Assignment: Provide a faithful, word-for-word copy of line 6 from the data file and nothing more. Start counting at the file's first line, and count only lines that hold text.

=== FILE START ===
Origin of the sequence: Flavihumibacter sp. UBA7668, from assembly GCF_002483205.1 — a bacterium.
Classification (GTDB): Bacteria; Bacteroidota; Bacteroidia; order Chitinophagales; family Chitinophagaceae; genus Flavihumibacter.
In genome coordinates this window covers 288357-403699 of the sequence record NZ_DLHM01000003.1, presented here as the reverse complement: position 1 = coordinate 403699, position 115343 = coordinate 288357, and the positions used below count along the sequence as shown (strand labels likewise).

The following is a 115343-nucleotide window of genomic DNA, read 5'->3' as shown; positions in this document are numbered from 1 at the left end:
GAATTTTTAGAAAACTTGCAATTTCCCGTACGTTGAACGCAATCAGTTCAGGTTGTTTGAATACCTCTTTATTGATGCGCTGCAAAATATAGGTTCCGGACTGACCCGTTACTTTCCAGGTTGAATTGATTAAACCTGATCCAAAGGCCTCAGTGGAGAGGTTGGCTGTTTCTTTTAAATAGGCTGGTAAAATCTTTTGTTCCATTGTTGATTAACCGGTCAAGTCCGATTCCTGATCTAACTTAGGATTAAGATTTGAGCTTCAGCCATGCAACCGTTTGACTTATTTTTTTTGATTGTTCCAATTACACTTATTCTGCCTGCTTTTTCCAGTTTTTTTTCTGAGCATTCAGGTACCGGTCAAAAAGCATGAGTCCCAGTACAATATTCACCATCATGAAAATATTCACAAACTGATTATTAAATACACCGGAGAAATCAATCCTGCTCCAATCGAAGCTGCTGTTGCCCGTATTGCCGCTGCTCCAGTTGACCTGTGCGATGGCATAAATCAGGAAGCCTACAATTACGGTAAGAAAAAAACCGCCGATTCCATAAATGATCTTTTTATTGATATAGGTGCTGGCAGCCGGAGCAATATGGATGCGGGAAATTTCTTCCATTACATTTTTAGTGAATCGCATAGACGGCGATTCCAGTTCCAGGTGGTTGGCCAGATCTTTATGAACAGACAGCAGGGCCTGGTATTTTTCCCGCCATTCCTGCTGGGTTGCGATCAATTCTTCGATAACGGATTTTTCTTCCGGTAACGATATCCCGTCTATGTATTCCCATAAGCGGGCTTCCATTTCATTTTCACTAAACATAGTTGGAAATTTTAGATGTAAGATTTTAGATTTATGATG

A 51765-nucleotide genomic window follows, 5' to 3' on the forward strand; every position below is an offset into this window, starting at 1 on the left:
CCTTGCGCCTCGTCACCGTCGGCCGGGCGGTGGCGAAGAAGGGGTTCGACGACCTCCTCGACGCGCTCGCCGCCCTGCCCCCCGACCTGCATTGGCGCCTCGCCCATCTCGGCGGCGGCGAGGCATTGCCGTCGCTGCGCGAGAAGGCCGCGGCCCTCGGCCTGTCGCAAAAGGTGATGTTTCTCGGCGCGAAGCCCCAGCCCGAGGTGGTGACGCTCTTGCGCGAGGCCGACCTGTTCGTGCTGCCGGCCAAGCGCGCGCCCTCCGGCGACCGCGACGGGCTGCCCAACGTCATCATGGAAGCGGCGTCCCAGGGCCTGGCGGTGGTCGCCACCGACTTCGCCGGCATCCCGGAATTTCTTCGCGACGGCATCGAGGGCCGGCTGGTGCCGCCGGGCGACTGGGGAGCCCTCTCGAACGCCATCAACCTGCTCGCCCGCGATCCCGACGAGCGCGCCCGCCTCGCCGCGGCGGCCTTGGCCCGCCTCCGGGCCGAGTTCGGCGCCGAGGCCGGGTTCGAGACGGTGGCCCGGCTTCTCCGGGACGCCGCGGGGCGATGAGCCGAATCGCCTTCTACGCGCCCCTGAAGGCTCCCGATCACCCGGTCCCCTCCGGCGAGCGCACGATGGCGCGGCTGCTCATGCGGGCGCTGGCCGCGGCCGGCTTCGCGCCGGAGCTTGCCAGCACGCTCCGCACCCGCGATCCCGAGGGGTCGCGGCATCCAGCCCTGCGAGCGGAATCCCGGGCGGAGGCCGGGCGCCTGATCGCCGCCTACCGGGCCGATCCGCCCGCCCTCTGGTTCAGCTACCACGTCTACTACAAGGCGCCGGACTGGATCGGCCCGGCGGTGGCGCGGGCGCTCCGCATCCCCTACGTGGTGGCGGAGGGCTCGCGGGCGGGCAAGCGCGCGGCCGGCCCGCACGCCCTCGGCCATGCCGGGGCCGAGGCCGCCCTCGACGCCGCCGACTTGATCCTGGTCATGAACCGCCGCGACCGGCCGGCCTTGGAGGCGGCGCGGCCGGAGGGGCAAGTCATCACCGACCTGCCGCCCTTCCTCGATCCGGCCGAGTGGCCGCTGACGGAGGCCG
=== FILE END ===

A 51765-nucleotide genomic window follows, 5' to 3' on the forward strand; every position below is an offset into this window, starting at 1 on the left: